Communism and Nationalism : Karl Marx versus Friedrich List
In this highly original study, Roman Szporluk examines the relationship between the two dominant ideologies of the 19th century--communism and nationalism--and their enduring legacy in the 20th century. Szporluk argues that both Karl Marx's theory of communism and Friedrich List's theory of nationalism arose in response to the sweeping changes brought about by the Industrial Revolution, and that both sought to promote industrialization as a means of reforming the modern world. Each ideology, the author contends, developed in relation to the other and can best be understood as the product of a complex interweaving of the two, producing in the 20th century new forms of nationalism that have incorporated Marxism into the fabric of their movement and Marxist states that have adopted threads of nationalistic belief. Casting the role of List and the intellectual development of Marx in an unorthodox light, this book adds a new dimension to the debate over the boundaries of nationalism and socialism in the development of political ideologies.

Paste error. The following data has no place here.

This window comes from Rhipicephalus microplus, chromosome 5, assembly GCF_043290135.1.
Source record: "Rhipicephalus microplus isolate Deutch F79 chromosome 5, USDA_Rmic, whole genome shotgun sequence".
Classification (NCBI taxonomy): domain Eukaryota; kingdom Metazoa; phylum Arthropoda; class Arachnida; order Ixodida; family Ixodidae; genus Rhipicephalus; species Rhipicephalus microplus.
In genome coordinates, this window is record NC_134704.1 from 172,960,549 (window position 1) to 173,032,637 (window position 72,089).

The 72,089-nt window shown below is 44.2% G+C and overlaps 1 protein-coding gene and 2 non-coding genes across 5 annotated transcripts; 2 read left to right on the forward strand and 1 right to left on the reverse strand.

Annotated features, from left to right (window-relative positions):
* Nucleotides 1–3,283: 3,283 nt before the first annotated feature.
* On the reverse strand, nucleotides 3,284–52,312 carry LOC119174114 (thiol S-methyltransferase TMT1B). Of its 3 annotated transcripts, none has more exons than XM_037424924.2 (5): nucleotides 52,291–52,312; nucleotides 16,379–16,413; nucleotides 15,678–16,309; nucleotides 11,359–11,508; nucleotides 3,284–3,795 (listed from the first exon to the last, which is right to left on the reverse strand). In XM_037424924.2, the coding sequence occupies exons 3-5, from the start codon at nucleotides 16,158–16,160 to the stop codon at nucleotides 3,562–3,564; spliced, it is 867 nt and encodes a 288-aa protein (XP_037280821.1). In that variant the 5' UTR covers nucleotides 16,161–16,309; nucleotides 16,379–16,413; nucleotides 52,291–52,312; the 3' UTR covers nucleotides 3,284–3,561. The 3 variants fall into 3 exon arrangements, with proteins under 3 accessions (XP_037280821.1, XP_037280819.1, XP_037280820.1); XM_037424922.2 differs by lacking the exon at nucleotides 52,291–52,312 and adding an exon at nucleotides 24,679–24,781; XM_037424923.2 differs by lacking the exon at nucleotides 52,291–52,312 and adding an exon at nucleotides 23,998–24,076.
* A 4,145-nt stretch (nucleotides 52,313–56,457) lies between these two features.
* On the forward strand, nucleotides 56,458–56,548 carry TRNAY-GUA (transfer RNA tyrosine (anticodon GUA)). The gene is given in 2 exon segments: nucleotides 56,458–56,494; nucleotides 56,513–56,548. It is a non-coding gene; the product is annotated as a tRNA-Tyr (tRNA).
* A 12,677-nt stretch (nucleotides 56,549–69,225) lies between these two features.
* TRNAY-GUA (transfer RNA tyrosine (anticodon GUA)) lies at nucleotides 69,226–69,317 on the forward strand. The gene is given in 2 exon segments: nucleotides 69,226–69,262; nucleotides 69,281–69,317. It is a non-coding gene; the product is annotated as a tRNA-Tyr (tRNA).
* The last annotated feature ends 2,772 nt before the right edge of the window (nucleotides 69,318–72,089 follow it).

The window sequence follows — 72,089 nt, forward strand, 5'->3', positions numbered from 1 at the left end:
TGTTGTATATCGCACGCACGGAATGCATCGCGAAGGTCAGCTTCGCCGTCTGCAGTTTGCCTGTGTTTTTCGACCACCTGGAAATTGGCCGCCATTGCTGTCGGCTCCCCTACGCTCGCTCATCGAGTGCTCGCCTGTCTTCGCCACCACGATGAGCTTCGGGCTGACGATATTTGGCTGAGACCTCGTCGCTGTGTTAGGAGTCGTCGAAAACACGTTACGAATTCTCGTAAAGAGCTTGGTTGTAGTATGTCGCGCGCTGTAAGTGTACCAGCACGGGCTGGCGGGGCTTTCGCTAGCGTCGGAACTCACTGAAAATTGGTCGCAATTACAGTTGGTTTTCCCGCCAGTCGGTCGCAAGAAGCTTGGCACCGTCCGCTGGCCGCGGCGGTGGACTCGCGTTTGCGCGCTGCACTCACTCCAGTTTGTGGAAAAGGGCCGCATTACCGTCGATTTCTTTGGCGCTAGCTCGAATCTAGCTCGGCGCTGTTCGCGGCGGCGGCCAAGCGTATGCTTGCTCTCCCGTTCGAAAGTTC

- Paperback | 328 pages
- 136.4 x 208.5 x 23.9mm | 423g
- 25 Nov 1993
- Oxford University Press
- Oxford, United Kingdom
Back cover copy
'An extraordinary, timely, and important book. It comes at a time when communism is rapidly failing. In that context, nationalism is bound to assume even more importance than heretofore...This is an admirably ambitious and well-organized book, combining careful exegesis with wide-ranging ideas. It should prove as fruitful to historians and political scientists as it does to economists concerned with problems of development.
fascinating, provocative, and wide-ranging book * International History Review *
About Roman Szporluk
Szporluk is editor co-translator of Russia in World History: Selected Essays of M.N. Pokrovskii (1970), and author of The Political Thought of T.G. Masaryk (1980). He was previously Professor of History, University of Michigan, Ann Arbor.